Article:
Claw, hammer and mallet toes all involve some form of contracture (stiffness and deformity) of the joints of the involved toes. The cause is not always clear. It may result from an associated deformity of the big toe (crowding with a bunion deformity), from a dysfunction of the small muscles of the foot, wearing too small footwear, trauma or hereditary factors.
Often these toes cause no problems. Most toes with contractures, bony prominences and resultant corns (and occasionally ulcers) can be managed without surgery. Appearance is not a reason to operate. Simple orthotics with silicone pads, wearing bigger shoes with more box space and regular podiatry to abrade the calluses, can often manage the problem.
Indications for surgery
- Difficulty with daily activities and wearing shoes due to pain in toes.
- Significant pain and stiffness in the foot while walking.
- Rest and pain relief medication fail to control toe inflammation.
- Toe deformity- deformity of one toe leading to a deformity of another toe or crossover.
- Ongoing symptoms despite shoe modifications.
- Significant pain despite paracetamol and /or anti-inflammatory drugs.
As mentioned cosmetic appearance is not an indication for surgery. It is possible for the toe to become painful after surgery, even if it was not painful prior to surgery.
Peri-operative patient education
At the time of consultation, Dr Lane will give a full explanation the proposed surgery, recovery and risks involved. Educational leaflets supplied by the Australian Orthopaedic Association are also supplied for your information which cover a variety of surgical foot procedures. If there are any other concerns, the staff at Lake Kawana Specialist Centre are happy to take calls and if needed further consultation with Dr Lane is encouraged.
Often a combination of procedures are required (including bunion surgery of big toe to reduce crowding). There are a number of surgical options. Each address different underlying cause for the toe problem and for this reason may be used in various combinations. The aim of surgery is to address the imbalance of the toe joint – either due to soft tissue imbalance (tendon and ligaments) and / or bone-joint mal-alignment.
Extensor tendon lengthening
This is often performed with other surgery. An incision is made at the top of the foot over the tendon at the base of the affected toe. The tendon is lengthened and then sutured in the lengthened position.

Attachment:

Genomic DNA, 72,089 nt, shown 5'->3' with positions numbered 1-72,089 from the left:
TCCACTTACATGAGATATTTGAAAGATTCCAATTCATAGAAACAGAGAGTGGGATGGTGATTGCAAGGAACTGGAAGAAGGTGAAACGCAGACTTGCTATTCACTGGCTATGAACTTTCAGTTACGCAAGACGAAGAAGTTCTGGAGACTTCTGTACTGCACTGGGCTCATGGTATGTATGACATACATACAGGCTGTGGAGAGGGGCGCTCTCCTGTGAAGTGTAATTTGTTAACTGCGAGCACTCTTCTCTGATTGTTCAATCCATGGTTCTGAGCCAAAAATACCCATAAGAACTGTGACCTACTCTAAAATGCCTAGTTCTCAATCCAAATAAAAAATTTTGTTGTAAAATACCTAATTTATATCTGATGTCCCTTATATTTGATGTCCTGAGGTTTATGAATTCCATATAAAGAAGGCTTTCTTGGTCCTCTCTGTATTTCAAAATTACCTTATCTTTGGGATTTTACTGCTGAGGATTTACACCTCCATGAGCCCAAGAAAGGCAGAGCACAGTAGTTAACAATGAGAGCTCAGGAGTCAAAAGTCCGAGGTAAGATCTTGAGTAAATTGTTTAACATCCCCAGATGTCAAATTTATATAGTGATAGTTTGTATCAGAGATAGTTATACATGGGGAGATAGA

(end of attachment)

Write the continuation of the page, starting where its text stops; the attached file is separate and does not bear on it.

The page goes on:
Joint release or inter-phalangeal arthrodesis
Several surgical options are available depending on the severity of the contracture of the toe. All involve incision over the top of the toe. For less severe deformities a simple release of tight structures (usually ligament or capsule of contracted joint) and temporary pinning of the toe will straighten the toe preserving some motion at this joint and maintaining toe length. For more severe deformities, fusion of the inter-phalangeal joint of the toe is performed. This allows the toe to be safely straightened without subjecting the toe artery to excessive tension, which may compromise the blood supply to the toe. During this procedure, the actual knuckle joint is excised, opposing bone then pinned with stainless steel wire. This wire protrudes at the end of the toe and is covered with a small ball which remains in position for 6 weeks. At the end of this period the wire is simply removed in Dr Lane’s rooms.
An osteotomy is a cut in the bone to realign bone/joint with a view to correcting the overall toe deformity. Often it is used to help relocate a metatarsophalangeal joint which is either subluxed or dislocated. Usually an extensor tendon lengthening is required as well. Once the joint is realigned, the toe is then plantar flexed (pushed downwards) exposing the metatarsal head. A very fine saw is then used to cut the metatarsal approximately parallel with the sole of the foot. The metatarsal head is then allowed to slide and hence shorten. The osteotomy (bone) is then fixed with a screw. The osteotomy takes 6 weeks to heal and a post-operative surgical shoe is given to wear for 6 weeks to avoid weight bearing on the forefoot.